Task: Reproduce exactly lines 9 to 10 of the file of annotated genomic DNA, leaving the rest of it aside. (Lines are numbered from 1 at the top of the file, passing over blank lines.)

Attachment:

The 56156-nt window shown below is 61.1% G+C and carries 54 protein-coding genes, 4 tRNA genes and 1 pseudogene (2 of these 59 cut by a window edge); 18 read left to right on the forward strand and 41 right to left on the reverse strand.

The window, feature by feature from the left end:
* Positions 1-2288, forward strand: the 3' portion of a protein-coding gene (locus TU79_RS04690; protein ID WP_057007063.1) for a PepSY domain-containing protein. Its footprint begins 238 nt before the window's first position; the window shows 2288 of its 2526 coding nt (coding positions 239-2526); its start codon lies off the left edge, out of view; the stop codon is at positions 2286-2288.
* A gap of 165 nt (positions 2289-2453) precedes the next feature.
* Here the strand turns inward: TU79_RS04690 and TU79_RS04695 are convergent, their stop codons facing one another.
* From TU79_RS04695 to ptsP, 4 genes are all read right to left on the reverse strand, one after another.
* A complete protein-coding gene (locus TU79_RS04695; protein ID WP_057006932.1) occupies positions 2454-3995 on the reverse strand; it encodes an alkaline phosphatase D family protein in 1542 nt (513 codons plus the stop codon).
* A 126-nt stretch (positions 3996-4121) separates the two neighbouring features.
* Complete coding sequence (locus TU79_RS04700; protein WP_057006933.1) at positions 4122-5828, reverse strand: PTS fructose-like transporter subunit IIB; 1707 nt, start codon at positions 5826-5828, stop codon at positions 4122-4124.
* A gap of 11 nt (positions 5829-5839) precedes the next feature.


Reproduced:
* Complete coding sequence (locus TU79_RS04700; protein WP_057006933.1) at positions 4122-5828, reverse strand: PTS fructose-like transporter subunit IIB; 1707 nt, start codon at positions 5826-5828, stop codon at positions 4122-4124.
* A gap of 11 nt (positions 5829-5839) precedes the next feature.